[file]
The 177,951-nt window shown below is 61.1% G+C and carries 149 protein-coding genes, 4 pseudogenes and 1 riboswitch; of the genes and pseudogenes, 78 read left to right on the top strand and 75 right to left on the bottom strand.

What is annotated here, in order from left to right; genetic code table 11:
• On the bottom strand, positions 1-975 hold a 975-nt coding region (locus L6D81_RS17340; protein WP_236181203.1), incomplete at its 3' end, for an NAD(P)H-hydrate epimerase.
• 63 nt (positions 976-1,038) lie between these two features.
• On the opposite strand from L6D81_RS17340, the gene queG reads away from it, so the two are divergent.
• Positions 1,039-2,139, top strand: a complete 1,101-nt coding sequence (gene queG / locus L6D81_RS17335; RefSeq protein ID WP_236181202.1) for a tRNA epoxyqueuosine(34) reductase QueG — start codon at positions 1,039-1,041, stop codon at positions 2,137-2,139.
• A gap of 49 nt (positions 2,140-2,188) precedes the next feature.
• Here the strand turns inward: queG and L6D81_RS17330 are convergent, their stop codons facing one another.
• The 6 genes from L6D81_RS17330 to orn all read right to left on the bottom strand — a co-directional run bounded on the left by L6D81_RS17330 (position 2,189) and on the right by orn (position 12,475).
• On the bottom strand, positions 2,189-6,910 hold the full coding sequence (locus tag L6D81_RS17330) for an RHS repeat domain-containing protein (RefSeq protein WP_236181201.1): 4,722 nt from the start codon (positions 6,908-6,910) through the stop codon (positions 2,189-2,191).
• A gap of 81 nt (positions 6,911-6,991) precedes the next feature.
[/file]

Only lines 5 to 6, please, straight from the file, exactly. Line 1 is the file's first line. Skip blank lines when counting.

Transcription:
• On the opposite strand from L6D81_RS17340, the gene queG reads away from it, so the two are divergent.
• Positions 1,039-2,139, top strand: a complete 1,101-nt coding sequence (gene queG / locus L6D81_RS17335; RefSeq protein ID WP_236181202.1) for a tRNA epoxyqueuosine(34) reductase QueG — start codon at positions 1,039-1,041, stop codon at positions 2,137-2,139.